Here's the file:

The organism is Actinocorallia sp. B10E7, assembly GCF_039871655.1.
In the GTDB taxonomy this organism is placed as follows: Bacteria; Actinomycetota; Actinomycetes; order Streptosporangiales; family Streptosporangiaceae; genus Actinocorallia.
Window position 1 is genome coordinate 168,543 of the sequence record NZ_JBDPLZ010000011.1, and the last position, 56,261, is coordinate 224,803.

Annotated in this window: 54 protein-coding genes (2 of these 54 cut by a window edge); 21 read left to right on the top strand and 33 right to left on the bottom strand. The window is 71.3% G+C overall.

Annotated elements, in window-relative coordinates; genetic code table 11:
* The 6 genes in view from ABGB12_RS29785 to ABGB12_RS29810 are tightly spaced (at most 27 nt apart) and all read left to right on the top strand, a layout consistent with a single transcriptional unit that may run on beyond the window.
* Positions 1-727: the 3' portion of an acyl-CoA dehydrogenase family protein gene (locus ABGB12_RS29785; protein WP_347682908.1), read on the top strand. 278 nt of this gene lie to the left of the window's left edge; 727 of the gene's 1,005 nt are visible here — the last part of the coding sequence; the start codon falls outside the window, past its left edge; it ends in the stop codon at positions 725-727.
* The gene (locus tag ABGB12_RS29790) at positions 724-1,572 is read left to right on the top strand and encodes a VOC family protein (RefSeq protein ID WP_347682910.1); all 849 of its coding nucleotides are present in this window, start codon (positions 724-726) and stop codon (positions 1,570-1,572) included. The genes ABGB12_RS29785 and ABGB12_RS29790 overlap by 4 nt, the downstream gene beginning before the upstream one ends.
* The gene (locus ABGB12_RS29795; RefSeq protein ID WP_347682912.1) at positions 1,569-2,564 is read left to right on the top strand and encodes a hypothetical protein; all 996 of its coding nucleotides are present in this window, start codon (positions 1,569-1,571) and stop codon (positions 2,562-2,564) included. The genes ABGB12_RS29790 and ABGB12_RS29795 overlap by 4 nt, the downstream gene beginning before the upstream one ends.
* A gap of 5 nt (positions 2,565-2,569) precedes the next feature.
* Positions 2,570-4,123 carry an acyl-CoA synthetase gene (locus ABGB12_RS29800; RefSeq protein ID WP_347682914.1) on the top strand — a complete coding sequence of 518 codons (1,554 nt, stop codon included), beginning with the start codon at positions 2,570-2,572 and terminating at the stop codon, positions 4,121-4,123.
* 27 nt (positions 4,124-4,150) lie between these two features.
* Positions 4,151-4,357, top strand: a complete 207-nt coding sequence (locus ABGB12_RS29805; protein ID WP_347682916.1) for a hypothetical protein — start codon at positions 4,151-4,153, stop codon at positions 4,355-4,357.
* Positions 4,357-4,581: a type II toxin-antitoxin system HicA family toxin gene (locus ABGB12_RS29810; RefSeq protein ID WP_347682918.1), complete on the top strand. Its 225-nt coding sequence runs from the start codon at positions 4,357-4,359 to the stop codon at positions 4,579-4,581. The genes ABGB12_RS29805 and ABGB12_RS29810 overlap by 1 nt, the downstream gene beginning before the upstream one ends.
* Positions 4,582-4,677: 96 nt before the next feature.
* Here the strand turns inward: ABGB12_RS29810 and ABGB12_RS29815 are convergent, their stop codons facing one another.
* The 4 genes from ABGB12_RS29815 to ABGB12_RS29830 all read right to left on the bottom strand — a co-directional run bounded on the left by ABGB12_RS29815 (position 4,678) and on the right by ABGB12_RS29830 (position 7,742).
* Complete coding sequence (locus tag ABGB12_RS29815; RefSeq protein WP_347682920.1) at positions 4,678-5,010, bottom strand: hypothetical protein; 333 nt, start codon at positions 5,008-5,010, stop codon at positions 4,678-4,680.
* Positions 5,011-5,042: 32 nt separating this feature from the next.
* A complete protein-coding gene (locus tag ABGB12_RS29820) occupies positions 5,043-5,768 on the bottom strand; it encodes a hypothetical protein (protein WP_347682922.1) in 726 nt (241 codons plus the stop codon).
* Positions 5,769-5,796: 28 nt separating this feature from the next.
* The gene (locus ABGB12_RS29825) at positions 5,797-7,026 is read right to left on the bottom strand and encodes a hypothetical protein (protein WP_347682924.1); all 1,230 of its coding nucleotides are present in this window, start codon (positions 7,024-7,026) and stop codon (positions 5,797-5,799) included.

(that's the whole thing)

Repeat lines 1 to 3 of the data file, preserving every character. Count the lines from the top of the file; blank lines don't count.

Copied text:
The organism is Actinocorallia sp. B10E7, assembly GCF_039871655.1.
In the GTDB taxonomy this organism is placed as follows: Bacteria; Actinomycetota; Actinomycetes; order Streptosporangiales; family Streptosporangiaceae; genus Actinocorallia.
Window position 1 is genome coordinate 168,543 of the sequence record NZ_JBDPLZ010000011.1, and the last position, 56,261, is coordinate 224,803.